Dr. J. Vernon McGee and Debt

Many may or may not have heard of Dr. J. Vernon McGee. He was an down-to-earth preacher when I first heard him, but he has been dead (1988) for many years. His radio program is called “Through The Bible” where he just preaches through the whole Bible in 5 years time. I haven’t listened to his radio show in at least 10 years and probably wouldn’t like it as much now as I did right out of high school. As a matter of fact, I really couldn’t tell you a lot about what he believed. As a general rule he spent most of the radio program just literally going through the verses of the Bible. We do have a set of his Through the Bible volumes; I think I bought it for my husband probably almost 20 years ago.

But I found this question and answer session interesting in light of the discussion on debt and tithing. He agrees with me about giving hilariously, although technically he wrote it first. 🙂 His comments about tithing while in debt seem atypical for preachers of that time frame.

Q&A with McGee by Dr. J. Vernon McGee

Q: A single mom of three who is in debt asks: What Should Be My First Priority – Tithing or Paying Off Debts? Selected from our Questions and Answers program

A: Today we are living in an age of grace. Under the Mosaic Law, men were required to give one-tenth to God. (Actually, I think that if the Mosaic Law is examined correctly, they not only gave one-tenth but they gave three-tenths.) Today we’re to give on an altogether different standard or basis. That is, we’re not under Law; we’re not under compulsion relative to this matter at all. In fact, Paul even told a group of carnal Christians that they were to give gladly. The word, actually, is they were to give hilariously to the Lord. They were not to give grudgingly. “God loveth a cheerful giver” (2 Corinthians 9:7). They were to give prompted by grace, the same grace of our Lord Jesus Christ that “though he was rich, yet for your sakes he became poor, that ye through his poverty might be rich” (2 Corinthians 8:9). That grace which prompted Him to give Himself is the grace to prompt us in our giving.

Personally, I think there are many Christians who ought to give a great deal more than the tenth. That is, if they were giving as the grace would prompt them then a great many should be giving probably a half. Why? Because God’s prospered them – they do not need the other to live by. They could give generously to the Lord. Under grace today I’m confident that most should give more. But not through compulsion. “He which soweth sparingly shall reap also sparingly; and he which soweth bountifully shall reap also bountifully. Every man according as he purposeth in his heart, so let him give; not grudgingly, or of necessity: for God loveth a cheerful giver” (2 Corinthians 9:6,7). But there are other people that ought not to give a tenth, and I think that the writer of this question is one of them. Personally, I think your first obligation today is to maintain honesty before all men, and being under grace you’re to pay your honest debts first. I don’t think God’s asking you to give one penny to Him until you have taken care of your debts. I think that should come first.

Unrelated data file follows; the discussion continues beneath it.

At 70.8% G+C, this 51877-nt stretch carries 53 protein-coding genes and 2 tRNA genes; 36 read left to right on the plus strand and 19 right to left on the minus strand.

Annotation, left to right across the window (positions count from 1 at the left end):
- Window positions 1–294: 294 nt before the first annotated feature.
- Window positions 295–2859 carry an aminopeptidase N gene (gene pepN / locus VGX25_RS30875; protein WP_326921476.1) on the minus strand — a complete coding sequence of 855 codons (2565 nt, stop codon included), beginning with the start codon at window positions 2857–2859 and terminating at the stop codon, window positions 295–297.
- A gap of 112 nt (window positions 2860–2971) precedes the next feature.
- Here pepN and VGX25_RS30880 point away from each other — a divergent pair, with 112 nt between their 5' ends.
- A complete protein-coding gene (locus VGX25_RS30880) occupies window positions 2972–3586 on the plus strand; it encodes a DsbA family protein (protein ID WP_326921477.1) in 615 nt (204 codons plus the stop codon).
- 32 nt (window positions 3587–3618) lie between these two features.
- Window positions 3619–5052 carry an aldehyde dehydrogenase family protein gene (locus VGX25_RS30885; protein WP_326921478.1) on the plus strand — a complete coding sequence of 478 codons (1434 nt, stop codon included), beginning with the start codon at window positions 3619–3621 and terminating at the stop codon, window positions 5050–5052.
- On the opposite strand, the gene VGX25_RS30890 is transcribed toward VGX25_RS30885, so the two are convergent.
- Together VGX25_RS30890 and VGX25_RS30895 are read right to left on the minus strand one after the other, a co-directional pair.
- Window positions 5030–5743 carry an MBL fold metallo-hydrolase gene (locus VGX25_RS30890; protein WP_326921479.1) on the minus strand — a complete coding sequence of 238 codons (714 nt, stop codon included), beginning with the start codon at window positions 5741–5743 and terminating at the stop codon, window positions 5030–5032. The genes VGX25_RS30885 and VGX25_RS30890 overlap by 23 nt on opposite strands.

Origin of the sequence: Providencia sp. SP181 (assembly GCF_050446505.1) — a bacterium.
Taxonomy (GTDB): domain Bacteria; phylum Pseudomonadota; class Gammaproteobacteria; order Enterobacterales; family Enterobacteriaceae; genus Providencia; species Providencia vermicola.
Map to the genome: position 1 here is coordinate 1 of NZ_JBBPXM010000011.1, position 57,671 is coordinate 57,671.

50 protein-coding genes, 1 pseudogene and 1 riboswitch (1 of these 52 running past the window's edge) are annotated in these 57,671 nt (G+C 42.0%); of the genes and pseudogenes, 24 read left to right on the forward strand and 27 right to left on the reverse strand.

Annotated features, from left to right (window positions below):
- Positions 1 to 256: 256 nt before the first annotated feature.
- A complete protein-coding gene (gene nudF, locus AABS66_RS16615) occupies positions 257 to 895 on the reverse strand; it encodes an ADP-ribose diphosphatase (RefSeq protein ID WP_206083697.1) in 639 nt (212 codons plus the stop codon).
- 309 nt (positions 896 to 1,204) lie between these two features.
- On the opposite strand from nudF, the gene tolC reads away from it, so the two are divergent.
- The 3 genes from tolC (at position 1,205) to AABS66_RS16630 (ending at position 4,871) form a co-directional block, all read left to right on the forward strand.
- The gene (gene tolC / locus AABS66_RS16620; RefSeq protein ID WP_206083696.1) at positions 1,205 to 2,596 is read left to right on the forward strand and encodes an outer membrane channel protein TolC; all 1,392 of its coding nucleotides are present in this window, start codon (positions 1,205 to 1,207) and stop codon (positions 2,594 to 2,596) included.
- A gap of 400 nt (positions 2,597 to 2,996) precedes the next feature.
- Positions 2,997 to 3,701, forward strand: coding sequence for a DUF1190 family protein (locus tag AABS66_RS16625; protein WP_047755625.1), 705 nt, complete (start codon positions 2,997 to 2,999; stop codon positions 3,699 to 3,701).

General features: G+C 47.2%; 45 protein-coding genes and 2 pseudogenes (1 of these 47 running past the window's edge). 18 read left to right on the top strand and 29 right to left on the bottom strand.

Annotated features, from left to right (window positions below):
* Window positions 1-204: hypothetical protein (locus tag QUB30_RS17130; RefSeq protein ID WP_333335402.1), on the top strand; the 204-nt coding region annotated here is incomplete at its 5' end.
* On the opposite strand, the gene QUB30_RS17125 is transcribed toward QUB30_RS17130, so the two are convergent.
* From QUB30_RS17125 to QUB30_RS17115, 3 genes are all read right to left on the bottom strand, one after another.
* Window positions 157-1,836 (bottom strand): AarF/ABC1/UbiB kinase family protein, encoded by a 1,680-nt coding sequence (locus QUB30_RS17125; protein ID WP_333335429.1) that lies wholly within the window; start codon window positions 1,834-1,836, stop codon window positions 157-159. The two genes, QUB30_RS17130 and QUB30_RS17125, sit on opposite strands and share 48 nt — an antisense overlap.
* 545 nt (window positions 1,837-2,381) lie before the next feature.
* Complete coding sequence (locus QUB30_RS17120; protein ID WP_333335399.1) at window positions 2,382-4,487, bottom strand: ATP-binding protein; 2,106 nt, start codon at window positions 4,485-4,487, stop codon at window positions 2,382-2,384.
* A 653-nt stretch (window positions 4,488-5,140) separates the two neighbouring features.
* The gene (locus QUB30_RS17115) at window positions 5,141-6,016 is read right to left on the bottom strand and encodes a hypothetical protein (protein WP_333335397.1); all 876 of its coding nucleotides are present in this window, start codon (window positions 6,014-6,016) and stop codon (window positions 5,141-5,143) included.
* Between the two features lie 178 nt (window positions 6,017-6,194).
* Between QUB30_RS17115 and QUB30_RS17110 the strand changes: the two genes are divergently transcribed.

Now that may be a little different than what you’d expected. I think maybe it’s a little different than the average preacher would say today. I know I have a radio program, and we depend on the freewill offerings of folk. You may be sending gifts to this program. I say to you very candidly, if I were you I wouldn’t send any more until you pay your debts. That’s the thing that comes first today in this age of grace. The Lord knows your heart, friends. And if you’ve gotten under the pressure of debt, well, take care of that first and then when you get out from under that – and God will lead you out from under that – and you get clear, then you’ll be in a position to give. The important thing to keep in mind is that we’re living in the age of grace and we’re not required to give according to the Law at all.


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